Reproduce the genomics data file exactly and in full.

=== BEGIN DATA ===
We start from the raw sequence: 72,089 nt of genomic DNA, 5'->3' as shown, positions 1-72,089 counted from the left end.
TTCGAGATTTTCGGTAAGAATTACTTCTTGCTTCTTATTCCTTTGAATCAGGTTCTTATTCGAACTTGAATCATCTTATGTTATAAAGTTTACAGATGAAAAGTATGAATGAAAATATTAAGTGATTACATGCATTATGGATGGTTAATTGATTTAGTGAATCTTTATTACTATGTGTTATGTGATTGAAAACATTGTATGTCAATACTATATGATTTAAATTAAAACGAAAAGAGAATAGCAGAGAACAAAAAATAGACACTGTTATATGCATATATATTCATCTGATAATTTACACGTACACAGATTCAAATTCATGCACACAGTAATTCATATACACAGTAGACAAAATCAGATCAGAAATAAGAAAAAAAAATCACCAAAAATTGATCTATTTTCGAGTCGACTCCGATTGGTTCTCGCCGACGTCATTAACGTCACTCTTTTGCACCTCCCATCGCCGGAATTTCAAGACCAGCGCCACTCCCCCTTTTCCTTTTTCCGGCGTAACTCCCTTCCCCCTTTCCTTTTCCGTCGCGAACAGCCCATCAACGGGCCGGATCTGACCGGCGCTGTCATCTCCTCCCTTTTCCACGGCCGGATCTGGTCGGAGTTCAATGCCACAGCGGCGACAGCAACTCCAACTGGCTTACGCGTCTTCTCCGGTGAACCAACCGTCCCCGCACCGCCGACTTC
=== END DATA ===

We start from the raw sequence: 72,089 nt of genomic DNA, 5'->3' as shown, positions 1-72,089 counted from the left end.
TTCGAGATTTTCGGTAAGAATTACTTCTTGCTTCTTATTCCTTTGAATCAGGTTCTTATTCGAACTTGAATCATCTTATGTTATAAAGTTTACAGATGAAAAGTATGAATGAAAATATTAAGTGATTACATGCATTATGGATGGTTAATTGATTTAGTGAATCTTTATTACTATGTGTTATGTGATTGAAAACATTGTATGTCAATACTATATGATTTAAATTAAAACGAAAAGAGAATAGCAGAGAACAAAAAATAGACACTGTTATATGCATATATATTCATCTGATAATTTACACGTACACAGATTCAAATTCATGCACACAGTAATTCATATACACAGTAGACAAAATCAGATCAGAAATAAGAAAAAAAAATCACCAAAAATTGATCTATTTTCGAGTCGACTCCGATTGGTTCTCGCCGACGTCATTAACGTCACTCTTTTGCACCTCCCATCGCCGGAATTTCAAGACCAGCGCCACTCCCCCTTTTCCTTTTTCCGGCGTAACTCCCTTCCCCCTTTCCTTTTCCGTCGCGAACAGCCCATCAACGGGCCGGATCTGACCGGCGCTGTCATCTCCTCCCTTTTCCACGGCCGGATCTGGTCGGAGTTCAATGCCACAGCGGCGACAGCAACTCCAACTGGCTTACGCGTCTTCTCCGGTGAACCAACCGTCCCCGCACCGCCGACTTC